In terms of social welfare service, organizations other than that of the government have been prevalent in Nepal since the mid 19th century. Whilst some were established as a joint venture between the government and civil societies, others were initiated purely out of the "…collective spirits of social activists." Gradually, the numbers of non-governmental organizations working in social welfare sector started rising. Keeping this in mind, the Government of Nepal, in a bid to regulate, established the Social Welfare Council to co-ordinate the activities of NGOs and civil society organizations.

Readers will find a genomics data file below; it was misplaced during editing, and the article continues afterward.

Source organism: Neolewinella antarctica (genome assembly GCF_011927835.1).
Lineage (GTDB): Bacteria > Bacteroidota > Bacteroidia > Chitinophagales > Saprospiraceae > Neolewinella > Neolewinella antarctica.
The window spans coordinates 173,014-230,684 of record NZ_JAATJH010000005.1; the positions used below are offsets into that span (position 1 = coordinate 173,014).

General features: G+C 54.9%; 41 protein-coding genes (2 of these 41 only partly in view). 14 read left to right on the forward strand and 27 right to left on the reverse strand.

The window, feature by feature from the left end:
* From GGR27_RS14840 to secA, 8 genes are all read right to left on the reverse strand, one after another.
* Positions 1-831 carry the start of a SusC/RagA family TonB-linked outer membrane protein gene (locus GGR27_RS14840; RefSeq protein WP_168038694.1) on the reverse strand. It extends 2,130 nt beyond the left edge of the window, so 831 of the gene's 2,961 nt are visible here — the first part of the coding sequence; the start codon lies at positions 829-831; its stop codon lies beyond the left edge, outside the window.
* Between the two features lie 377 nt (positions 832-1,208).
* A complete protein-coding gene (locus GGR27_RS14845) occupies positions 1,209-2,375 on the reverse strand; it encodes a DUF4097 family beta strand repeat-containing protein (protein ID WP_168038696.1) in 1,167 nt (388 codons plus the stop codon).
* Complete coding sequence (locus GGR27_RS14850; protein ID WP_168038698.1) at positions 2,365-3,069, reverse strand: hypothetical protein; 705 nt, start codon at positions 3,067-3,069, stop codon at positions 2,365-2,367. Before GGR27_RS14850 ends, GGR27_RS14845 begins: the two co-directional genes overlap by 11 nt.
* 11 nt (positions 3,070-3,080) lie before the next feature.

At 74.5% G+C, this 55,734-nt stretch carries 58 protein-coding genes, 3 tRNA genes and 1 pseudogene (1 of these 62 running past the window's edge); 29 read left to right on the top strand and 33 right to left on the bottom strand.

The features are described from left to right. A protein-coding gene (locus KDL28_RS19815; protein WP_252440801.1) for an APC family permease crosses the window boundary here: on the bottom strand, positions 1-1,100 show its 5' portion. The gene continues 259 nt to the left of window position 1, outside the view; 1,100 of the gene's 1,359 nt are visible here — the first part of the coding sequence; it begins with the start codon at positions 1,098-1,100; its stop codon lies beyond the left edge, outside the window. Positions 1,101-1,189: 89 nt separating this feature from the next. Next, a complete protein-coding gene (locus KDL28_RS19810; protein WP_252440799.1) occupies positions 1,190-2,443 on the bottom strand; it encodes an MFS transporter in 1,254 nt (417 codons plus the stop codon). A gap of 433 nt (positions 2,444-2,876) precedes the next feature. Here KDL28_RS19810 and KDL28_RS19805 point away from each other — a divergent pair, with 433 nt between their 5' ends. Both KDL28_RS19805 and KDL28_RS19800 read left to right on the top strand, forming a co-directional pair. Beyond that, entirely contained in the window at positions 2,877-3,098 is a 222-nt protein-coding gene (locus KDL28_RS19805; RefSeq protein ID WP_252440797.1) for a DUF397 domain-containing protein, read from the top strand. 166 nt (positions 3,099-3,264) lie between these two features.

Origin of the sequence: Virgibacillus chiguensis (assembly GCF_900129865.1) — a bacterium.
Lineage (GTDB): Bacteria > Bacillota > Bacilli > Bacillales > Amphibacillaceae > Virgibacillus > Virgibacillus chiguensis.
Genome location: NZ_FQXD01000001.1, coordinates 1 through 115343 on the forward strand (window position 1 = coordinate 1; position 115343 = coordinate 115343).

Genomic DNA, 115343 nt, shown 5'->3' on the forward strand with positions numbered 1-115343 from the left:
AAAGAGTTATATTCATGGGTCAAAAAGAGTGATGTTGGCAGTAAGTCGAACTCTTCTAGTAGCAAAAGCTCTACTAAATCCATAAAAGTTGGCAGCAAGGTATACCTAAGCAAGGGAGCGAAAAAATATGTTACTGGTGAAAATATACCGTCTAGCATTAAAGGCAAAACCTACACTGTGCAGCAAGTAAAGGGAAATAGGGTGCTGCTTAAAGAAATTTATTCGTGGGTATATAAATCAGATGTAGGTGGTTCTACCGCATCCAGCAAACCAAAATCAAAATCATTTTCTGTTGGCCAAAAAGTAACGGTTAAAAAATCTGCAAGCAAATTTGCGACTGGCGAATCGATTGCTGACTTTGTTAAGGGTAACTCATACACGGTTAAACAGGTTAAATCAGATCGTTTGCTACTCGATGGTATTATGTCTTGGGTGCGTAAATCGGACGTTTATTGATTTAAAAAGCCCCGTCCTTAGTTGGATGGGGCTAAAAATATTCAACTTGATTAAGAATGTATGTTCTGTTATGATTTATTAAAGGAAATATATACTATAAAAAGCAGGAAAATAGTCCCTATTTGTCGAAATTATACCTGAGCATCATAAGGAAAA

Nepal’s continuous struggle for development through self fulfillment, utilization of human resources and collaboration on nation’s productive forces has been treacherous one indeed marred by dissatisfaction with state intervention, paternalism and market failures. The current democratic setup has failed to provide the impetus to the Nepali people to grasp the available political powers to enhance their economic interest. The reactive nature of Nepali politics, unable to usher progressive economic policies, has confined the nation to a Least Developed Countries (LDC) category with GDP of 694.10$ and more than 25% of the population living below the poverty line. In addition, there are wide disparities between the unorganized agrarian and the industrial sector with no discernible bridging mechanisms. Moreover, the exodus of unemployed youths to pastures anew and the adoption of liberal economic policies without adequate preparation has further exasperated the country’s prospect for economic growth. According to Senior Development Analyst, Professor Maskey, “Change in economic perspective is, therefore, vital for initiating change in attitudes, values and expectations from the prevailing inertia to productive culture - essential for social transformations.” This is where social economy initiatives in the form of innovation can form a viable alternative to meet the socio-economic needs.